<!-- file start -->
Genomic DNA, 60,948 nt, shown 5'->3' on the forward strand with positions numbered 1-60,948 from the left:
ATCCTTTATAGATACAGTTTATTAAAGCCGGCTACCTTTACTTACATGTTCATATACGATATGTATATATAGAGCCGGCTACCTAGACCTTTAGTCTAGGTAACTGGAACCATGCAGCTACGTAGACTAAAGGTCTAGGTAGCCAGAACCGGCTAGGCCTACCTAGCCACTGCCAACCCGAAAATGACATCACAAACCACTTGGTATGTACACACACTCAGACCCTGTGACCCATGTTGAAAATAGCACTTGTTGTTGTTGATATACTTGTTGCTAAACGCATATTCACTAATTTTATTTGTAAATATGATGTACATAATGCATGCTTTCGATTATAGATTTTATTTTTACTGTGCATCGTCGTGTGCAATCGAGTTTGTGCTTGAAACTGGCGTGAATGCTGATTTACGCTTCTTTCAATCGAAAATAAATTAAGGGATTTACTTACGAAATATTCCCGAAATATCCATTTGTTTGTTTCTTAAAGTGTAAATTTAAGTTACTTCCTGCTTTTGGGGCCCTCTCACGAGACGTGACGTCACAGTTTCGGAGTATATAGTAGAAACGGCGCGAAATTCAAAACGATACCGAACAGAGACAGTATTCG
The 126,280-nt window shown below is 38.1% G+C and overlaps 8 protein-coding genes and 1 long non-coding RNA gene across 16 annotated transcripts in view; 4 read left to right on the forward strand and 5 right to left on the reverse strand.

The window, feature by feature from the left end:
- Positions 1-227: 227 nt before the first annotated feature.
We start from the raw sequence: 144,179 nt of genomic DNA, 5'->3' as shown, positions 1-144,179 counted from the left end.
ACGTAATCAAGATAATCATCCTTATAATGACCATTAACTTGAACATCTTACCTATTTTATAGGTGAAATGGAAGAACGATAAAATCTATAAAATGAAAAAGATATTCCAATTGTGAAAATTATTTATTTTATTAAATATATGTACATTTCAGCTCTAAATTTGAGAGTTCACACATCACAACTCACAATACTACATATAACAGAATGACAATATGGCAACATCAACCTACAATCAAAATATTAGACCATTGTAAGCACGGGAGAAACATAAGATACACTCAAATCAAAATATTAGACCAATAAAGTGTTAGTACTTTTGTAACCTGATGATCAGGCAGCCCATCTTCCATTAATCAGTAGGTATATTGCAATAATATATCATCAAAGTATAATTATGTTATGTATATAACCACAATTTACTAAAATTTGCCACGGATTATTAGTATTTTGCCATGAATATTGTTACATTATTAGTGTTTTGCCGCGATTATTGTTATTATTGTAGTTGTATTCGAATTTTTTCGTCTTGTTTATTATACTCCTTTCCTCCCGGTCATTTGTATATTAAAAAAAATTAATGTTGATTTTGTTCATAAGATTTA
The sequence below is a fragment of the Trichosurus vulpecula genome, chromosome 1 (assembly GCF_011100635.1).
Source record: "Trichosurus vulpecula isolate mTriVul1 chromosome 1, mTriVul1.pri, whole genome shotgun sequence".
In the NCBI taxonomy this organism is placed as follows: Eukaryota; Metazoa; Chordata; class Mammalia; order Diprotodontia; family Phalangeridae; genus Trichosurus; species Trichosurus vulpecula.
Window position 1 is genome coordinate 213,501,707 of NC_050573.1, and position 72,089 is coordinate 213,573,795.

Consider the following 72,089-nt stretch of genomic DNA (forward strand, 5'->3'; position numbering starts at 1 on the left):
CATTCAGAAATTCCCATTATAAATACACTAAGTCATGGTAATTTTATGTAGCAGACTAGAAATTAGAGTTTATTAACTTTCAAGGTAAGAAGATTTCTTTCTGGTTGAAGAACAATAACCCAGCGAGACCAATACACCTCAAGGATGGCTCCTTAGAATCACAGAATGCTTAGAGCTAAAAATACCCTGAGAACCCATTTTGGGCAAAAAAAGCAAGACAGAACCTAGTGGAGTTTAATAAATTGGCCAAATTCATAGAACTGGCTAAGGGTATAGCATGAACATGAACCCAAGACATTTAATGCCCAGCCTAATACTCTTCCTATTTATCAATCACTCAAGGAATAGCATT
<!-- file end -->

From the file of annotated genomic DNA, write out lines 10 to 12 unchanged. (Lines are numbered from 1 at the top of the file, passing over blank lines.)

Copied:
In the NCBI taxonomy this organism is placed as follows: Eukaryota; Metazoa; Chordata; class Mammalia; order Diprotodontia; family Phalangeridae; genus Trichosurus; species Trichosurus vulpecula.
Window position 1 is genome coordinate 213,501,707 of NC_050573.1, and position 72,089 is coordinate 213,573,795.

Consider the following 72,089-nt stretch of genomic DNA (forward strand, 5'->3'; position numbering starts at 1 on the left):